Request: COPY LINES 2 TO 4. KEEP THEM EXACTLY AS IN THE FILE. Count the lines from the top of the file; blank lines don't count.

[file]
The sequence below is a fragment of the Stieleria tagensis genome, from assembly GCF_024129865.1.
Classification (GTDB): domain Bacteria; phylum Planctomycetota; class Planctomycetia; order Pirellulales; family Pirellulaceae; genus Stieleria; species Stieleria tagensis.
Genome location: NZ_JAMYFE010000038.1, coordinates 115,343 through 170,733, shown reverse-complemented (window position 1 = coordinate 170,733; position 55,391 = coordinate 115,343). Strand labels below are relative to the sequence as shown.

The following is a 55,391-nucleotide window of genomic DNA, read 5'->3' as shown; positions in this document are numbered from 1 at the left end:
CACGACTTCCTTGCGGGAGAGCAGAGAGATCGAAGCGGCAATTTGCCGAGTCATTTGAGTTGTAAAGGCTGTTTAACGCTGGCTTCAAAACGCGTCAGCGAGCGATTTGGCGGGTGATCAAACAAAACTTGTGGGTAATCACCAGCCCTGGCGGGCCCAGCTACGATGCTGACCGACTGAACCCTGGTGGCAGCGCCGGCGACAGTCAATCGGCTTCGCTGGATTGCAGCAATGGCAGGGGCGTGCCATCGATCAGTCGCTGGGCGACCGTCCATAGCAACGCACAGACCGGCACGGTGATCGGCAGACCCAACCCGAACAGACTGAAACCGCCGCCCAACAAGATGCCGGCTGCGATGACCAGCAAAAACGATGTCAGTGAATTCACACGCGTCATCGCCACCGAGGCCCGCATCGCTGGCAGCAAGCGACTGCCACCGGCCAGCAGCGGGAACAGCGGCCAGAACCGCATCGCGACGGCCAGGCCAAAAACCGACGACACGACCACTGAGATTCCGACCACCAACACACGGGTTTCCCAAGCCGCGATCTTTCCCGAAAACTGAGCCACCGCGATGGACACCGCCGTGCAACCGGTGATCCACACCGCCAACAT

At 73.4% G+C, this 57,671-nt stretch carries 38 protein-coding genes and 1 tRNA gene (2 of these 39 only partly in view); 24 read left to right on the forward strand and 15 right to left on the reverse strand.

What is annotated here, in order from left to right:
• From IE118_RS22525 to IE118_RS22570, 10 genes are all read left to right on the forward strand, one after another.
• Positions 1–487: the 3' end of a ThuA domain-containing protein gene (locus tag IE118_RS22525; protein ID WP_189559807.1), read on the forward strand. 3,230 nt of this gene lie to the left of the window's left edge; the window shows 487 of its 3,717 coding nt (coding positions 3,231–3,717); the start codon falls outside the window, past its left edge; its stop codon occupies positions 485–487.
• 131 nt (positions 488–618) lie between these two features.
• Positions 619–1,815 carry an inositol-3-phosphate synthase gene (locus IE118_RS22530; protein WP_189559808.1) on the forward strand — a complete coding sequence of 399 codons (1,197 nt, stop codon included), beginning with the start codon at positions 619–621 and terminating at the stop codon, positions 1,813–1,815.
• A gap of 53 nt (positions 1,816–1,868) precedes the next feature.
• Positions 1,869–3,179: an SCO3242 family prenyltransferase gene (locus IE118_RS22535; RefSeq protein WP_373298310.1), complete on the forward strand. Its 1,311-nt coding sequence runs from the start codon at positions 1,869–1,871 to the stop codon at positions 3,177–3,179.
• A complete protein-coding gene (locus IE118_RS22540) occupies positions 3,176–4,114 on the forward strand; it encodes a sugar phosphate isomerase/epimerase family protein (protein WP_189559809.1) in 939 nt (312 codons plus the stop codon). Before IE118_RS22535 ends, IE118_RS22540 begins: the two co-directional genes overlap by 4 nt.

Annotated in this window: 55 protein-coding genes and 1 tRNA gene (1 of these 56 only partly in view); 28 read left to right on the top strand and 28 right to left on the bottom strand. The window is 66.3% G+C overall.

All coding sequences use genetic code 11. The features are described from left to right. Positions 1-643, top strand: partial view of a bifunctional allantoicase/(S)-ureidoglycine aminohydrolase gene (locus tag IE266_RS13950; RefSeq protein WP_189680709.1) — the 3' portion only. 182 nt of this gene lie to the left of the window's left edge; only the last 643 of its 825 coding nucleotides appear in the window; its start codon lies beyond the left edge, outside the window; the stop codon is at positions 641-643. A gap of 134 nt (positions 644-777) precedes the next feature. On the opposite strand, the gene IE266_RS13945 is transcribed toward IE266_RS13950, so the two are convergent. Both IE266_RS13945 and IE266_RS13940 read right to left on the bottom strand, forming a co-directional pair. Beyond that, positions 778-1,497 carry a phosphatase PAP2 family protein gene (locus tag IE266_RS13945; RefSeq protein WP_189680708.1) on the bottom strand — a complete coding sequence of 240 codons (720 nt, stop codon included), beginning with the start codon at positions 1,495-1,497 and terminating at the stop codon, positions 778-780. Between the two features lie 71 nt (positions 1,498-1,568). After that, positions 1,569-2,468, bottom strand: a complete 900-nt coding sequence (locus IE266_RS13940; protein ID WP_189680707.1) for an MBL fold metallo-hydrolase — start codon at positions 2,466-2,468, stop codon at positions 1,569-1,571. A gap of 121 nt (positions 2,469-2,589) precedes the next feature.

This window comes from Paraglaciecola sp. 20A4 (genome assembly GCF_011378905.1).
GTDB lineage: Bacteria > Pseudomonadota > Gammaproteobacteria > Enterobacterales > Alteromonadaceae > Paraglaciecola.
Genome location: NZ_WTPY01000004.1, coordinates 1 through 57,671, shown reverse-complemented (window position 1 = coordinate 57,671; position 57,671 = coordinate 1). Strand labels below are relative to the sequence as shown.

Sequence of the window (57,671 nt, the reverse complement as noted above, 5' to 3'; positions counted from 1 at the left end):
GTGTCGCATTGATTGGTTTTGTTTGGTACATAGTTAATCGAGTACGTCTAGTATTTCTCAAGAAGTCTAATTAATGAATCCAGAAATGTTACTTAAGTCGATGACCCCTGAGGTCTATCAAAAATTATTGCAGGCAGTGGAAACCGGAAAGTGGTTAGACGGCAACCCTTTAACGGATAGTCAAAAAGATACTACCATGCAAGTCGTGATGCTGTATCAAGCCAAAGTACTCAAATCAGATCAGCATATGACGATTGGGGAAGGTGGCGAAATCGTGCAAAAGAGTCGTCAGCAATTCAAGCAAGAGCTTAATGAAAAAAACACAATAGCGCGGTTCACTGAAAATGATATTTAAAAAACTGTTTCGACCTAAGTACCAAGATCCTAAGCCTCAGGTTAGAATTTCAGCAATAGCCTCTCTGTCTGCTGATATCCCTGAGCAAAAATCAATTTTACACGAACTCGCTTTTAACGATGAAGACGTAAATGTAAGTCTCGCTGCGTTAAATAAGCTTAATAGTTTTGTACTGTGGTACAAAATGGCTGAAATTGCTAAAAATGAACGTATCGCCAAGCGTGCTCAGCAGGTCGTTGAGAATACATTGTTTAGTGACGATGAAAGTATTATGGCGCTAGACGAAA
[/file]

Classification (GTDB): domain Bacteria; phylum Planctomycetota; class Planctomycetia; order Pirellulales; family Pirellulaceae; genus Stieleria; species Stieleria tagensis.
Genome location: NZ_JAMYFE010000038.1, coordinates 115,343 through 170,733, shown reverse-complemented (window position 1 = coordinate 170,733; position 55,391 = coordinate 115,343). Strand labels below are relative to the sequence as shown.

The following is a 55,391-nucleotide window of genomic DNA, read 5'->3' as shown; positions in this document are numbered from 1 at the left end: